According to the latest data from Bloomberg Government, federal contract spending hit a high of $562 billion in 2018—up more than a billion from 2014.
Even better news for small businesses: a record-breaking $120 billion of those contracts were awarded to small businesses.
Government contracts represent a big opportunity for small businesses, because they have an advantage over larger firms thanks to the small-business quotas governments need to fill.
Small businesses that meet specific criteria have an even greater advantage when it comes to winning valuable government contracts. These criteria include being at least 51% owned by women, individuals who are both socially and economically disadvantaged, or service-disabled veterans, or meeting the criteria for the HUBZone program.
However, small businesses also face unique challenges when applying for and fulfilling government contracts. In this article, we’ll look at two of the top challenges and examine ways to address them.
Whether a small business wants to be considered as a primary contractor or a subcontractor, its credibility is a key criterion. Unfortunately, smaller, newer businesses tend to be more volatile and have less of a track record, which makes it hard to compete with the credibility and reputation of older, more established businesses.
However, a business can elevate its creditworthiness in the eyes of both the government or a primary government contractor by partnering with a company that offers accounts receivable financing. Also known as an invoice factoring company, this type of financing partner turns outstanding invoices into working capital, which can help a small business demonstrate the financial strength and resilience that primary contractors and government agencies are looking for.
At Mower Finance, we often provide our clients with a letter of commitment to accompany their bids on certain contracts from the government. This letter provides assurance to the government or the prime contractor that the small business has a reputable and experienced factoring company on board to support the business’s financial obligations.
When a small business wins a new government contract, it can trigger the need for significantly higher cash reserves in order to scale up product or service delivery.
But banks don’t look at how quickly a business is growing when making their lending decisions, which can make it difficult for businesses to finance this kind of growth spurt through a traditional bank loan.
It’s a frustrating situation, because the government contract represents guaranteed return, but without working capital, the small business can’t deliver on that contract.
To support the first government contract, a small business owner may need to resort to using a credit card to supplement cash flow, but as subsequent contracts increase in value, this solution becomes less and less workable.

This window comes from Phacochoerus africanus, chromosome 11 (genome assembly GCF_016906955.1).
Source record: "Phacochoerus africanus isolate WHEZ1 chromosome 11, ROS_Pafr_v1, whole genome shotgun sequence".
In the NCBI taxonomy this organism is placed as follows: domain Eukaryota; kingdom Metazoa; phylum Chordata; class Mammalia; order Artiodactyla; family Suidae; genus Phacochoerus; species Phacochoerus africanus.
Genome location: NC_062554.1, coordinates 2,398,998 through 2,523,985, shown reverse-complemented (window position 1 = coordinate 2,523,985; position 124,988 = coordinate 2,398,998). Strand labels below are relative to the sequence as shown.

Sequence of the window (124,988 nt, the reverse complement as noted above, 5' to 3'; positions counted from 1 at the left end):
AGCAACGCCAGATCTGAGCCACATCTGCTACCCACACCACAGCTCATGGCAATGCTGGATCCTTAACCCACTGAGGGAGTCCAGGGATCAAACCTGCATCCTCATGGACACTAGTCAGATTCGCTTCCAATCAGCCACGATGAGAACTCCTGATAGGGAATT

This is also an area where an accounts receivable lender can make a difference. This type of alternative lending company can bridge the gap between using a credit card and qualifying for a bank loan because it evaluates the small business based on the value of its receivables rather than its credit score.
A good factoring company will also be able to find creative, flexible solutions to specific cash-flow issues that the government contract may create. For example, in cases where a service company invoices for its services at month end, but issues payroll mid-month, a factoring company can fund the mid-month payroll as soon as month-to-date services are rendered. This kind of flexibility can be the key to helping a small business deliver on the contract smoothly and establish a reputation for consistency and reliability that, in turn, will open the door to more contracts in the future.
How to choose a factoring partner
If your small business has plans to secure government contracts with the support of a factoring company, look for a partner that offers these advantages:
Flexible contract. Whether you decide to use factoring on a regular basis or on an as-needed basis, avoid contracts that lock you in for a year or more or those that still charge you a minimum monthly fee for months when you don’t use factoring services.
Letter of commitment. If you need to boost your credit-worthiness in the eyes of the government or a large primary contractor, find a factoring company that will be willing to issue a letter of commitment that proves you have an adequate financial partner to support your cash flow needs.
Government experience. Small businesses that contract with the government have unique needs when it comes to cash flow, processes, and paperwork. Look for a factoring company that has extensive experience in this space, because they are more likely to understand how the process works and know how to support your success.
Explore New Opportunities
Building a reputation as a valued service partner to the government can open the door to incredible opportunities for your small business, but first, you need to prove that you are financially sound. If your small business has hesitated to apply for valuable government contracts in the past due to credit or cash-flow issues, invoice factoring could be the solution you need.
Contact Bob Zinn to discuss your opportunities. Phone : (954) 522-3773